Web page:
Abstract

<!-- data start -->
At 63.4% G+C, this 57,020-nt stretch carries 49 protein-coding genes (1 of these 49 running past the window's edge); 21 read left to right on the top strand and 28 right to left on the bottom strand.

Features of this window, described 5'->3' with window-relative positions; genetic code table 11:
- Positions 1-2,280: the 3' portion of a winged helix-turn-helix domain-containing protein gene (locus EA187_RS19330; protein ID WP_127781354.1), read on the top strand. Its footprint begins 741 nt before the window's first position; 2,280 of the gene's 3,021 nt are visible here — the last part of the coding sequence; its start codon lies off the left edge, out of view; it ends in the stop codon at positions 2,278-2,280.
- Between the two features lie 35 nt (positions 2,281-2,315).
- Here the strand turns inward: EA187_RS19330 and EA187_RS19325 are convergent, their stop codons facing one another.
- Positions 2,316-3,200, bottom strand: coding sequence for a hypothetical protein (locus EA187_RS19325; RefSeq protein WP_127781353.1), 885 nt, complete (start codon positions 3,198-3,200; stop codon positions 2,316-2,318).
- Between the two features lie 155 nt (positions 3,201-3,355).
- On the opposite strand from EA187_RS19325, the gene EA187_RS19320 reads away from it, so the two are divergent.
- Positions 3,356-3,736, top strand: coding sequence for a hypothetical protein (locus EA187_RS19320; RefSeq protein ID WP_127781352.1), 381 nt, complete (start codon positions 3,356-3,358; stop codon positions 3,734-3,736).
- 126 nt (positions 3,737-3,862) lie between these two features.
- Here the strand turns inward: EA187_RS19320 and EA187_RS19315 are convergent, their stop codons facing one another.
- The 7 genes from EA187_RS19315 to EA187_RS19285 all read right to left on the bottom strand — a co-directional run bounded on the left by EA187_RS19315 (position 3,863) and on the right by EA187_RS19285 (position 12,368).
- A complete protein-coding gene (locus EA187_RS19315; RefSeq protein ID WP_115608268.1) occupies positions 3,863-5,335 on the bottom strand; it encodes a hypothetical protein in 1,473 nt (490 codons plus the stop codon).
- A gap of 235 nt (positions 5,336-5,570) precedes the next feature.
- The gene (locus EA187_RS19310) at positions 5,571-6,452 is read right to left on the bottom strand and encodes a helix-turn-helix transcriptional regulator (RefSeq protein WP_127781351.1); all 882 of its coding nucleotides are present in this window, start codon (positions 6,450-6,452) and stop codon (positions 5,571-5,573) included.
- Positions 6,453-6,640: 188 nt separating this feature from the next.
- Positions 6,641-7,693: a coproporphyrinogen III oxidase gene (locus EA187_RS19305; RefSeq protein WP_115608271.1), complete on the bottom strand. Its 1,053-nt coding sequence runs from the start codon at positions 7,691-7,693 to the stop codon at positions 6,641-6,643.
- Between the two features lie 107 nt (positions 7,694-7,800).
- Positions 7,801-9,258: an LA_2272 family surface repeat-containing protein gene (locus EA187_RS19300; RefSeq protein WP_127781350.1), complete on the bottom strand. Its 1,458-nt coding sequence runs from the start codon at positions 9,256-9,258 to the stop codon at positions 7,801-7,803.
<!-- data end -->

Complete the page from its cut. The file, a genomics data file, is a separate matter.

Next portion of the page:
During the socially transformative mid-nineteenth century in the Salish Sea region of the Northwest Coast, a number of influential leaders emerged within Indigenous tribal groups. They played a significant role in reshaping the social geography of the region, blending emergent religious, commercial, and military bases for authority with more conventional Coast Salish strategies of patronage and generosity. The authors examine the lives and social connections of three Coast Salish leaders to illustrate how they were able to establish and maintain social networks across the region for their advantage and for the advantage of followers who had gravitated to them from surrounding shattered communities.

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